UCLA Academic Senate rejects censure and 'no confidence' vote on Chancellor Gene Block

LOS ANGELES, CA - JULY 31: Gene Block , 74, the current and 6th chancellor of the University of California, Los Angeles (UCLA) since August 2007, on the campus of UCLA on Monday, July 31, 2023 in Los Angeles, CA. (Gary Coronado / Los Angeles Times)
UCLA Chancellor Gene Block walks through campus in 2023. (Gary Coronado / Los Angeles Times)

Representatives of the UCLA Academic Senate have voted against censuring and making a "no confidence" statement against UCLA Chancellor Gene Block, rejecting a call to issue a formal disapproval of his leadership amid criticism over the university's response to a pro-Palestinian campus encampment and violent mob attack against it more than two weeks ago.

On a "no confidence" resolution, 79 faculty members approved, 103 opposed, five abstained, and seven members were present but did not vote, with 43% of representatives voting against UCLA's top leader.

On censure, 88 faculty members approved, 88 opposed, three abstained and 15 were present but did not vote. Since the vote was split in half for and against censure, it did not pass as it needed a majority to succeed.

Read more: Congress investigating UCLA over treatment of Jewish students amid pro-Palestinian protests

Block declined to comment on the vote.

In a Friday letter to faculty, academic senate Chair Andrea M. Kasko said it was "clear that we are not united in how we view the major events of the past weeks and the campus response to them." Kasko, a professor of bioengineering, said she hoped that "we can try to find common ground as colleagues and have the courage to listen with open minds and open hearts even when we do not agree."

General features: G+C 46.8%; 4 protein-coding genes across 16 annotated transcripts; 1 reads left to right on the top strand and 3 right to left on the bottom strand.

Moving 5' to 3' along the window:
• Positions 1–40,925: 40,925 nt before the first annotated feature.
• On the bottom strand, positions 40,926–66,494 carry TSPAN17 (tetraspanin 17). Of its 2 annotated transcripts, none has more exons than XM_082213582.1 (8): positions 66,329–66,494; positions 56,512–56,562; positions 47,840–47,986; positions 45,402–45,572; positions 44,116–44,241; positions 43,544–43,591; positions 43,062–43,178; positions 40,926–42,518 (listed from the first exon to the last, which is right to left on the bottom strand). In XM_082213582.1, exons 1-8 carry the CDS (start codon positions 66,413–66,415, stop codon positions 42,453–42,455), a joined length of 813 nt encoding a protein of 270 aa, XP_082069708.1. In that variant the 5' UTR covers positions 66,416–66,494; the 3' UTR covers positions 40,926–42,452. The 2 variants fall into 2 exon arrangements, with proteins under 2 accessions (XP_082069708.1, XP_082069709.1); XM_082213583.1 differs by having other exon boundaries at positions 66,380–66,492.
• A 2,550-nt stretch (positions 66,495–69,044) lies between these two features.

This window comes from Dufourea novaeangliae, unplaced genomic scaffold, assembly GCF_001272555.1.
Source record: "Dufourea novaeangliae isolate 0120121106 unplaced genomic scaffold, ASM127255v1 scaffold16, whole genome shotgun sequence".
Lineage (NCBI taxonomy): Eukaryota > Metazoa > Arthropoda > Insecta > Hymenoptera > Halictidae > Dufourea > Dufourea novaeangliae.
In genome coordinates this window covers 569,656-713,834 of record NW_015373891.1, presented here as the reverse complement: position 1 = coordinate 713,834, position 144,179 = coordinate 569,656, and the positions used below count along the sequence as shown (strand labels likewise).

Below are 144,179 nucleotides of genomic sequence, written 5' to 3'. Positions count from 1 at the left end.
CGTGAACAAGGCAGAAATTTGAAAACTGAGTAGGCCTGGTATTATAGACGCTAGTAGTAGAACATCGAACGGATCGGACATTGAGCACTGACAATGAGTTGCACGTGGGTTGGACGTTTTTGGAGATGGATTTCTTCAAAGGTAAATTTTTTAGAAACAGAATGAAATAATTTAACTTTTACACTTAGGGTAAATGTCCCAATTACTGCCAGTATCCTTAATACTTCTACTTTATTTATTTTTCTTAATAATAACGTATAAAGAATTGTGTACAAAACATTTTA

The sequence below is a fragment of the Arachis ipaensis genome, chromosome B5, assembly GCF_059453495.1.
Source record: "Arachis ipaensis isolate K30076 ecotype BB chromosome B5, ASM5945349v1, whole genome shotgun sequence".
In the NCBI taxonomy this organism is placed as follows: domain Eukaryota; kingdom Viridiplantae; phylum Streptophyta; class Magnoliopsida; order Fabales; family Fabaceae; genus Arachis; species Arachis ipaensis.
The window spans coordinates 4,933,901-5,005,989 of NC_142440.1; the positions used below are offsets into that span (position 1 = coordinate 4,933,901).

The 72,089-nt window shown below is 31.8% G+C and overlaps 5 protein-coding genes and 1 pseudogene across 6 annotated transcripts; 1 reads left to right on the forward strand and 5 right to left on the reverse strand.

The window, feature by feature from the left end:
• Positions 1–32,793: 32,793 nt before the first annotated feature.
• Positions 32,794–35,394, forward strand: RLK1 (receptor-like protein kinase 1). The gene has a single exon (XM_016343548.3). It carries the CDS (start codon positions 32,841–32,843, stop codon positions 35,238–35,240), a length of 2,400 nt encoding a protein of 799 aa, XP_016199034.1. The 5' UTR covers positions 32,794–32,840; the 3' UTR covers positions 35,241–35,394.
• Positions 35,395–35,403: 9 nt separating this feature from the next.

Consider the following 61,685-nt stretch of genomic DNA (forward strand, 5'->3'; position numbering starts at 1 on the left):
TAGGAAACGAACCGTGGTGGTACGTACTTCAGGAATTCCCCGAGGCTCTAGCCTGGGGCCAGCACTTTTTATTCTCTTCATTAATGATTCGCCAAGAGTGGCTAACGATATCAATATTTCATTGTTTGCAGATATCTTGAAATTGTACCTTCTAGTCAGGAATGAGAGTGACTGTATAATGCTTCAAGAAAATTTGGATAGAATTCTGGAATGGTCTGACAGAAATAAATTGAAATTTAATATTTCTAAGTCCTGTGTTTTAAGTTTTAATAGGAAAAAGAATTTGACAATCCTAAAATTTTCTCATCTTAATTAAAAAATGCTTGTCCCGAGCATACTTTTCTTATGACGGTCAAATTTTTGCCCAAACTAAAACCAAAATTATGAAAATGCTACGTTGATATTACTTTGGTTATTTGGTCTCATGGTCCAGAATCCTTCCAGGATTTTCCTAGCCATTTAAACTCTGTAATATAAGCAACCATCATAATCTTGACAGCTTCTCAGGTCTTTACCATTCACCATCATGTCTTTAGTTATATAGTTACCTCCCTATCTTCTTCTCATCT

Following the vote, UC President Michael V. Drake said: “These are extraordinarily complex and unprecedented times for American universities. I appreciate Chancellor Block’s dedication and commitment to the University during these difficult times. We will continue to provide our chancellors with the support and resources they need to respond to these ever-evolving situations.”

The decision by the academic senate, even if the motions passed, would have been a largely symbolic vote with no legal authority over Block's position.

Both votes focused on whether Block “failed to ensure the safety of our students and grievously mishandled the events” related to the pro-Palestinian encampment at the university that began April 25.

On April 30, a mob attacked the encampment overnight amid a delayed police response, leading to multiple injuries. Police later moved in to take down the encampment, arresting more than 200 protesters. The no-confidence and censure motions used the same language.

The vote was conducted by a legislative assembly of more than 200 members across UCLA departments who are elected to represent 3,800 tenured and tenure-track faculty.

It marked another somber moment for the leader of the nation’s top public research university. Block is ending his 17-year tenure in controversy after years of praise for steering the campus through a financial crisis and global pandemic by expanding enrollment, diversity, philanthropy and research funding. Block, a biologist, announced last year that he will step down on July 31 to return to research.

"This shows that many faculty support Chancellor Block and they understand that he was adhering to UC policy," said a source who was not authorized to speak publicly. "People are realizing that Chancellor Block was put in an impossible situation."

Faculty opinions reflected the divided vote.

Jeffrey Maloy, an associate professor of teaching in molecular cell and developmental biology, voted no on both motions.

"We support an investigation, but it didn’t feel there was a sincere effort to gather information and do some soul-searching, find out what the policies are, and whether they were violated,“ Maloy said. "It felt like an attempt to find a scapegoat."

Maloy said he felt the censure resolution was unclear: Was Block's behavior scrutinized for censure because the chancellor would not meet protester demands? Was it that he did not call police quickly enough the night of the mob attack? Or was it that he should not have called in police at all?

"I may have been persuaded to vote on a specific action tied to a specific thing, but this felt incredibly vague and aligned with faculty who wanted to claim an ideological victory," Maloy said.